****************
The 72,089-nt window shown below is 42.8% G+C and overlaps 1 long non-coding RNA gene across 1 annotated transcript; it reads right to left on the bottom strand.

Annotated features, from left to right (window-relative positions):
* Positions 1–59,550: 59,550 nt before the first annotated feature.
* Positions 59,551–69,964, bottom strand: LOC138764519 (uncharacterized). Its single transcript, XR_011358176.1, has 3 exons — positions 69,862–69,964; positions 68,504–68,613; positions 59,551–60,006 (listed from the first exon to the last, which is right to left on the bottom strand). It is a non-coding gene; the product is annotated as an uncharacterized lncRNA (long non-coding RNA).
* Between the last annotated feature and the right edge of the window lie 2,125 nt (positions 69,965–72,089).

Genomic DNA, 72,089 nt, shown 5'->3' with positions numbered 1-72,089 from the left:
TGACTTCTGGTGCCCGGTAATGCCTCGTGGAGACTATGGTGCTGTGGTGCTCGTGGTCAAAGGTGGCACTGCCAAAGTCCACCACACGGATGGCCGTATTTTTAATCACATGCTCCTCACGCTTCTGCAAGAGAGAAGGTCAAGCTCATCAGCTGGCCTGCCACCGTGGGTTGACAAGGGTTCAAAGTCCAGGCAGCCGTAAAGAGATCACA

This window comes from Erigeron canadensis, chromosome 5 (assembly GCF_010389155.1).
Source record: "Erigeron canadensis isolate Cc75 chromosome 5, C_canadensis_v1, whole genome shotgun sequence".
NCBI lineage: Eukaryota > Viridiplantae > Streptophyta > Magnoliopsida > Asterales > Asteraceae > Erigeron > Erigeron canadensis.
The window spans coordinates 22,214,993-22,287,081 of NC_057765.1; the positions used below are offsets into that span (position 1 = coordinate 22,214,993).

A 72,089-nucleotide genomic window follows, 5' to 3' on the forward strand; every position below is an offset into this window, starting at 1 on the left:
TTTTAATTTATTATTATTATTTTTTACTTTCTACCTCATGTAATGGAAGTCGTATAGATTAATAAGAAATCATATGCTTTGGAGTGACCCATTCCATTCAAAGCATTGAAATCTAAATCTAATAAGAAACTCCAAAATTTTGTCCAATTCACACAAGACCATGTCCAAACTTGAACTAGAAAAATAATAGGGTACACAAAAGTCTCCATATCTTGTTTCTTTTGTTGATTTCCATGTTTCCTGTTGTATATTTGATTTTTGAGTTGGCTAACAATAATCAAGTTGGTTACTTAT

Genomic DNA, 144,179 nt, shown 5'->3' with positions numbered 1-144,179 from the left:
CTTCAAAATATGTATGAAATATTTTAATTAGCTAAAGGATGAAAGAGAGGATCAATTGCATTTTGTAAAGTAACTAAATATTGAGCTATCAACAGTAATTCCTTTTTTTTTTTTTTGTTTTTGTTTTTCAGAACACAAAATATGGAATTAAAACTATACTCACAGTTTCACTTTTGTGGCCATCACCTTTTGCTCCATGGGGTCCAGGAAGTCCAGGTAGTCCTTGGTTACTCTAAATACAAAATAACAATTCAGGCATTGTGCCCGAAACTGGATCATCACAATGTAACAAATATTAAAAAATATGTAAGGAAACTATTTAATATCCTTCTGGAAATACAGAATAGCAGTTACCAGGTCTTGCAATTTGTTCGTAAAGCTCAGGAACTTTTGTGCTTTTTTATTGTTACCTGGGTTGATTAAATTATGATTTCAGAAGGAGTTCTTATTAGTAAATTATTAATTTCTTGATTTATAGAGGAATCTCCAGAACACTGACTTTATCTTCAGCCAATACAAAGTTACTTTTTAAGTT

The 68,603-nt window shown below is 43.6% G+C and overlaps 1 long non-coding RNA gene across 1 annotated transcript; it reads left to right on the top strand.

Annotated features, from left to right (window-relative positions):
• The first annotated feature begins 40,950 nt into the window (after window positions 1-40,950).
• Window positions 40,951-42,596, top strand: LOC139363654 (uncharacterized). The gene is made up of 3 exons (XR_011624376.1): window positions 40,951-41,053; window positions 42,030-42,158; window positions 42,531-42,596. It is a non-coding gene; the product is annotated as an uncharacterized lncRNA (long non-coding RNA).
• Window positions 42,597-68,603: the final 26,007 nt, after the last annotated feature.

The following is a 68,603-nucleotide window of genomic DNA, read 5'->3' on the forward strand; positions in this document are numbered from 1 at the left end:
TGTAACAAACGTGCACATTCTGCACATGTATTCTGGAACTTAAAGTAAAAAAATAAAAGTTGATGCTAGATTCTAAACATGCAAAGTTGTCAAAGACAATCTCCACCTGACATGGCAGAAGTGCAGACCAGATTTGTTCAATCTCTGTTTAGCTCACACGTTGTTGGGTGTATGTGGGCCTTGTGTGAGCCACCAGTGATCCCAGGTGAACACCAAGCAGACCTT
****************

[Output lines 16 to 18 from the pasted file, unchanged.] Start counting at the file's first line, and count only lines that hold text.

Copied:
The 68,603-nt window shown below is 43.6% G+C and overlaps 1 long non-coding RNA gene across 1 annotated transcript; it reads left to right on the top strand.

Annotated features, from left to right (window-relative positions):
• The first annotated feature begins 40,950 nt into the window (after window positions 1-40,950).